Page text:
An Indian national from Brampton, Ontario, pleaded guilty in US federal court Friday to human smuggling as part of a ring that potentially moved hundreds of people from India across the Canada-US border. USA
Simranjit (Shally) Singh, 41, pleaded guilty to six counts of alien smuggling and three counts of conspiracy to commit alien smuggling during an arraignment in Albany, New York, before Judge Mae A. D’Agostino.
Singh appeared in an orange, short-sleeved jumpsuit with “ACCF Inmate” written on the back, which stands for Albany County Correctional Facility. He wore black-rimmed glasses, with traces of salt and pepper scattered across his cheeks and chin. He had a small tattoo behind his left ear and another scribbled on his left forearm.
None of Singh’s family or friends appeared at the hearing.
Singh’s plea agreement included an admission that he organized the smuggling of people into the US from India by taking them to Calgary, Toronto and Montreal, before transporting them to Cornwall, Ontario. Singh then moved the Indian nationals by boat across the St. Lawrence River through Akwesasne, a Haudenenesaunee community that straddles the Canada-US border and is about 120 kilometers to the north. west Montreal.
US authorities said Singh bragged about smuggling more than 1,000 people into the United States from Canada.
The case against Singh was based on evidence collected through surveillance, Facebook messages and human sources related to four failed smuggling attempts across the St. Lawrence River between March 2020 and April 2022, according to court records.
Singh acted as a middleman, charging between $5,000 and $35,000 per person to smuggle primarily Indian citizens into the US. He then paid people in Akwesasne between $2,000 and $3,000 per person to cross the river through community territory.
Singh’s accusation is unrelated to the deaths of eight suspected immigrants, including four Indian nationals, at the St. Lawrence in March.
However, there are similarities in Singh’s routes and tactics, and those used by the network behind the fatal human smuggling attempt, which also left a Romanian family of four dead.
The plea agreement included an admission that Singh, using locals, loaded Indian nationals onto boats that sailed from Cornwall Island at Akwesasne, across the water to the south bank of the St. Lawrence River, where they were picked up in vehicles and taken to a nearby place. New York State Motels.
This was the same route followed by the Indian and Romanian families who died in March.
A cog in a larger network
After the hearing, Singh’s lawyer, Lee Kindlon, told Breaking: that his client was probably exaggerating when he claimed that he smuggled 1,000 people across the border. Kindlon said Singh was just one cog in a much larger web.
“Hopefully, through sentencing, we can show that his role in this larger undertaking was actually quite small,” said Kindlon, of the Albany-based Kindlon law firm.
“I’m not sure how much you fully know about the larger network. They all answer to someone else, but who is at the top of the food chain, I’m not sure you knew or understood.”
Singh also suffered from depression and anxiety in prison, Kindlon said.
Singh’s sentencing hearing is scheduled for December 28, 2023. He faces a possible prison sentence of five to 15 years and deportation to India.
“He’s always regretted getting carried away with all this,” Kindlon said. “Saying guilty here is the first step toward redemption and ultimately acceptance of punishment and responsibility.”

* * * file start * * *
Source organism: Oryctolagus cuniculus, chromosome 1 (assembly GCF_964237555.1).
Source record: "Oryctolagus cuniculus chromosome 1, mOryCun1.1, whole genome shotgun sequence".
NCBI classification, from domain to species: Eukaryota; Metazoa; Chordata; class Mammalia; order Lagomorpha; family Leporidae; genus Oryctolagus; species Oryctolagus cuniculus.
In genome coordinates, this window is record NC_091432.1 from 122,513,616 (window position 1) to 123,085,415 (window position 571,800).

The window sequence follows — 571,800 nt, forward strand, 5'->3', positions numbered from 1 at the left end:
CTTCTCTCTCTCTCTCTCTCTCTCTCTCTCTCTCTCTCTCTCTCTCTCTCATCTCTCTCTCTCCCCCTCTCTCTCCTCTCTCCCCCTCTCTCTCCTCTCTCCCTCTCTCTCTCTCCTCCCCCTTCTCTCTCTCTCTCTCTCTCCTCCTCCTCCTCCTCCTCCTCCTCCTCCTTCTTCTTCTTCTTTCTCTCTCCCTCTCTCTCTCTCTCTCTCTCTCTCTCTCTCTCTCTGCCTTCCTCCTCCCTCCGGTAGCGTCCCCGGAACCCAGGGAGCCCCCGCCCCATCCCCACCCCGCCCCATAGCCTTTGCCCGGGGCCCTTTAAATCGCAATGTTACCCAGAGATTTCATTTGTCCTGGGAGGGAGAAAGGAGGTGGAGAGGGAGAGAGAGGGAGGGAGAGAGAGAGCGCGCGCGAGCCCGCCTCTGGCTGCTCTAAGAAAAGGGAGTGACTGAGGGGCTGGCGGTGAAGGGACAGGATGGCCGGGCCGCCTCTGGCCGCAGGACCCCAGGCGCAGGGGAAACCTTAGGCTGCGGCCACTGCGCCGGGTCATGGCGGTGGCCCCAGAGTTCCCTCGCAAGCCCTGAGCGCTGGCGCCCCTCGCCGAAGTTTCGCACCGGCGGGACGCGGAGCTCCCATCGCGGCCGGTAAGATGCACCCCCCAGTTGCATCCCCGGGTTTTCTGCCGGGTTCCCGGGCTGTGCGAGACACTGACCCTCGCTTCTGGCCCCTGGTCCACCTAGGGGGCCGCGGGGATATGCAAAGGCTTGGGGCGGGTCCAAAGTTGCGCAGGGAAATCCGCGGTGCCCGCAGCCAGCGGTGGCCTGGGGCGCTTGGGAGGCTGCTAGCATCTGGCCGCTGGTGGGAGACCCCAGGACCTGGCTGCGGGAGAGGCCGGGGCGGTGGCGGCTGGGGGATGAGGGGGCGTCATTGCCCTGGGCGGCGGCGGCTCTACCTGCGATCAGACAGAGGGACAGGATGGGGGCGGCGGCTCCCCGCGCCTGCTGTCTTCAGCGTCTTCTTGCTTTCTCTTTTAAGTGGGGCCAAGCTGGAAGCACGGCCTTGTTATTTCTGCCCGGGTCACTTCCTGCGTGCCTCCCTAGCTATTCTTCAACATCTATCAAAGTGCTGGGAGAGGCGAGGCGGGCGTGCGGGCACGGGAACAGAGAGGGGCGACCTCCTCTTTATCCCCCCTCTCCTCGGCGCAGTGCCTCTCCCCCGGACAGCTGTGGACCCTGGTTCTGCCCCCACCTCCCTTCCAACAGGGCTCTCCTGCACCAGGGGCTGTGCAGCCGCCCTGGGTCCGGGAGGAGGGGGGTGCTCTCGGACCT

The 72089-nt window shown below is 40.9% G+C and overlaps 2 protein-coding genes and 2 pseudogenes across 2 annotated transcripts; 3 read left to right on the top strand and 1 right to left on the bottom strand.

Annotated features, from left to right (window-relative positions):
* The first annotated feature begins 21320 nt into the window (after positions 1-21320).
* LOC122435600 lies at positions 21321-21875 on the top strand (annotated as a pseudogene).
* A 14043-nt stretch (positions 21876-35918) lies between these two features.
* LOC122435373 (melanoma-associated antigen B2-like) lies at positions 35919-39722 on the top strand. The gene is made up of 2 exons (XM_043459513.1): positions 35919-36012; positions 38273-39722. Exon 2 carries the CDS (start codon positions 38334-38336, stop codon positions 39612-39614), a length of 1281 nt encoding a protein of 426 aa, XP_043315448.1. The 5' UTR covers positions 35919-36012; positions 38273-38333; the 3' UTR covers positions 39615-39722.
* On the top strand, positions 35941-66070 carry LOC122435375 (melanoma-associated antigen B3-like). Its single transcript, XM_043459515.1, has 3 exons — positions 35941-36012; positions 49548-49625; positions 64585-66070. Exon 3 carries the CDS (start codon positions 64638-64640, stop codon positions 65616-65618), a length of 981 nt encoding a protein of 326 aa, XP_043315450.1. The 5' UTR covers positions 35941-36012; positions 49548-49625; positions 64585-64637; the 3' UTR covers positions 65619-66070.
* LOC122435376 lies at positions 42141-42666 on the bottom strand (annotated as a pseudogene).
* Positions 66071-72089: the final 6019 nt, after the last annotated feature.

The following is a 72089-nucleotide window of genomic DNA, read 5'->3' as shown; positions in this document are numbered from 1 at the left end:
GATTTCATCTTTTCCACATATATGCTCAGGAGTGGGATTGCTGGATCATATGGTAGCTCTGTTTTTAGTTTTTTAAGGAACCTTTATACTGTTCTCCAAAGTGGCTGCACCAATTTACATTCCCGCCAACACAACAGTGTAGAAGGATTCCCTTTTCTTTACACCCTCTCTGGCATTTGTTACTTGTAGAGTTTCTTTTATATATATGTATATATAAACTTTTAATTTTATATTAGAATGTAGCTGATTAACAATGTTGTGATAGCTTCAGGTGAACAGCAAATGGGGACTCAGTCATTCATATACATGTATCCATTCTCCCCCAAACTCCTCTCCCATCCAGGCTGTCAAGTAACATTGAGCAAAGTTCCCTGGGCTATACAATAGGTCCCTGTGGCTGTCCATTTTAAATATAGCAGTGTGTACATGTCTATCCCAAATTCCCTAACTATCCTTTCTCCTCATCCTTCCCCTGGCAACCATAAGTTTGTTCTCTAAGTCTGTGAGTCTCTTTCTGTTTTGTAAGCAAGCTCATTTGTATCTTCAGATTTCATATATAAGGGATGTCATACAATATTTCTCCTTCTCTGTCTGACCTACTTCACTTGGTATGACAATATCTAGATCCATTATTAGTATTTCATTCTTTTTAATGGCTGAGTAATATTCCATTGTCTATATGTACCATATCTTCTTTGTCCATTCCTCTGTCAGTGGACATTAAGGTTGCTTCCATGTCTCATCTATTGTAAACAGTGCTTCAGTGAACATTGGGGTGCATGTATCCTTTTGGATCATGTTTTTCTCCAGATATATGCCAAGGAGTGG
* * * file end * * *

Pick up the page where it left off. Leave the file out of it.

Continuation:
Evidence collected by US authorities shows that Singh exploited vulnerable Akwesasne members facing addiction and poverty as part of his operation.
Singh, who was facing deportation from Canada when he was arrested and extradited, originally came to Montreal from India in 2010 with his then-wife and a son, and filed asylum claims. Later, his mother arrived with her other child and also submitted asylum applications. All five were ultimately thrown out, according to court records.
Canadian authorities were unable to return them to India because the Indian consulate refused to provide travel documents.
Singh attempted to stay in Canada after marrying a second wife, who sponsored him. That request was pending at the time of his arrest in the summer of 2022.
Smuggled during the COVID-19 outbreak
The US case against Singh arose from his failed attempt to smuggle three Indian nationals into the US in March 2020, shortly before the COVID-19 pandemic caused the border to be closed.
In this case, he used an Akwesasne single mother of two who was dealing with severe trauma and facing costs related to the care of one of her children, which required prolonged hospitalization, according to court records.
The woman is said to have picked up three Indian nationals after they crossed the St. Lawrence River and taken them to a motel on the eastern border of Akwesasne, which was under US Border Patrol surveillance.
The officers stopped her vehicle the next day after she returned and picked up the three Indian nationals, who tried to flee the traffic stop. The woman also tried to flee, eventually colliding with four Border Patrol vehicles.
In another case, in late winter 2021, a family in India allegedly paid Singh thousands of dollars to smuggle a family member into the US. Singh took the individual to a motel in Cornwall, Ontario. .
“Singh bragged about smuggling over 1,000 people and that [the Indian national] I had nothing to worry about,” according to US records.
The Indian national boarded a boat on March 4 with three other immigrants and landed in a US part of Akwesasne governed by the St. Regis Mohawk Tribal Council. But no one was there to pick them up.
Tribal police found three of them and called US Border Patrol. The fourth was found at a motel in Massena, NY